Psychologist at WVSOM discusses fireworks and effects on PTSD

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LEWISBURG, WV (WVNS) — With Fourth of July weekend coming up, people are already shopping for sparklers and firecrackers to light up the sky.

While this can be a fun tradition for many families, it can also be a harsh experience for people who suffer from Post Traumatic Stress Disorder.

“Fireworks involve loud, explosive sounds and visual inputs that look like fire and explosion,” Dr. Gretchen Lovett said.

Lovett is a psychologist at the West Virginia School of Osteopathic Medicine. She said fireworks can trigger someone’s PTSD due to the loud noises and bright lights.

“These are very common triggers for people who’ve experienced a life threatening event involving explosive ammunition,” Lovett said.

According to the US Department of Veterans Affairs, eight percent of the adult population suffers from PTSD. She said when people experience PTSD, they often aren’t in control of their emotions.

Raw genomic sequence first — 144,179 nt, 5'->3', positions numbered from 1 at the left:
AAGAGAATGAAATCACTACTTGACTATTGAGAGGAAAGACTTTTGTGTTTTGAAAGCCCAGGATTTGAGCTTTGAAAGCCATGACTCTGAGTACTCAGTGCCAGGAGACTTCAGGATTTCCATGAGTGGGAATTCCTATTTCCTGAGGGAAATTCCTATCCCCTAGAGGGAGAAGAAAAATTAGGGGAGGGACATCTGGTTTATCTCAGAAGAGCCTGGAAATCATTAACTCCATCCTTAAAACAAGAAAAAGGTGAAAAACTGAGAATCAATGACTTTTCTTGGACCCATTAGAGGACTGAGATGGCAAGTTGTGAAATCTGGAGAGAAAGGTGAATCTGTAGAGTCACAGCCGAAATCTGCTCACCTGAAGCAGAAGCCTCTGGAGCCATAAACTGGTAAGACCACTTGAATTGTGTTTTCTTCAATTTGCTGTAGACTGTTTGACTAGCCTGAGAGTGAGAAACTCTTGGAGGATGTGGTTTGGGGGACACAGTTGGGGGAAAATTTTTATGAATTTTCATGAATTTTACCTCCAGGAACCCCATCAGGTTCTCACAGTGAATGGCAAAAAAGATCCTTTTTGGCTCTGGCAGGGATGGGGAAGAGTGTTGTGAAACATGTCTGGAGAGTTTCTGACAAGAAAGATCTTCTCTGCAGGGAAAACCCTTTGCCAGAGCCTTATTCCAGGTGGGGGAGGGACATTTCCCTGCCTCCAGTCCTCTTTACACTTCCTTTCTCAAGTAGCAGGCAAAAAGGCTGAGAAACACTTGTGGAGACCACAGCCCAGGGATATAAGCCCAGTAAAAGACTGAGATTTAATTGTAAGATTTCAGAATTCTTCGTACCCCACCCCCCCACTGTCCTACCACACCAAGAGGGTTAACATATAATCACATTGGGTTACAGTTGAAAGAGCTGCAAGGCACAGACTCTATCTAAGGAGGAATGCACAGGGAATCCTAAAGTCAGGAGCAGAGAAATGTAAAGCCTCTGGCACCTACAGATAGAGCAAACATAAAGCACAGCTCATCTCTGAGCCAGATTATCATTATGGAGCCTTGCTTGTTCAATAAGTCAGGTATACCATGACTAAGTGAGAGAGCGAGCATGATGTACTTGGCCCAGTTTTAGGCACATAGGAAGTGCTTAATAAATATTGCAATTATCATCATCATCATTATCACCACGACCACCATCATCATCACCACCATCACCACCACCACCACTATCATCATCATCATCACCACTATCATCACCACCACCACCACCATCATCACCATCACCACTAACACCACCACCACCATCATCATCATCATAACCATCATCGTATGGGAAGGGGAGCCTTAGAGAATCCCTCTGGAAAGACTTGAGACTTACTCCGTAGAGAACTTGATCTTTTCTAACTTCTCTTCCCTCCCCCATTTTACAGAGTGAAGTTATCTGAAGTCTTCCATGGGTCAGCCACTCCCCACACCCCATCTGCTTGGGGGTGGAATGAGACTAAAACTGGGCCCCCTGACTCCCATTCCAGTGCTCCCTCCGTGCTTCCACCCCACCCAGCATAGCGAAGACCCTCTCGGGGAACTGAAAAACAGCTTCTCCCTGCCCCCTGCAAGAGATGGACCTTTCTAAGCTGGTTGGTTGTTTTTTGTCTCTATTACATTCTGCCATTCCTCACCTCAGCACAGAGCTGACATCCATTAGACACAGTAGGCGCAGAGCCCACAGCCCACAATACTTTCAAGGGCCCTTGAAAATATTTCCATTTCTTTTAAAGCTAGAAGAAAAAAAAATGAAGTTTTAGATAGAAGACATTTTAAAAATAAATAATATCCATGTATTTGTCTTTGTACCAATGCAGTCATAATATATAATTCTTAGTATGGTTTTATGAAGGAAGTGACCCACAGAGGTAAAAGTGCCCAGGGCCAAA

“When someone feels threatened or in danger, that’s a normal part of our autonomic nervous system, to kick in automatically to a fight or flight response,” Lovett said. “So somebody could go over to a neighbor who is setting off fireworks with concern and really not in their normal state of mind.”

Dr. Lovett said there are ways you can de-escalate the situation if interacting with someone experiencing PTSD on the holiday.

The most important thing to do is keep yourself and your voice calm.

“Being accepting and aware of other people’s struggles, responding in a friendly tone of voice,” Lovett said. “‘Oh I’m sorry, I didn’t know this was bothering you. Is there something we can do to work together here? We’re going to finish up in about an hour.'”

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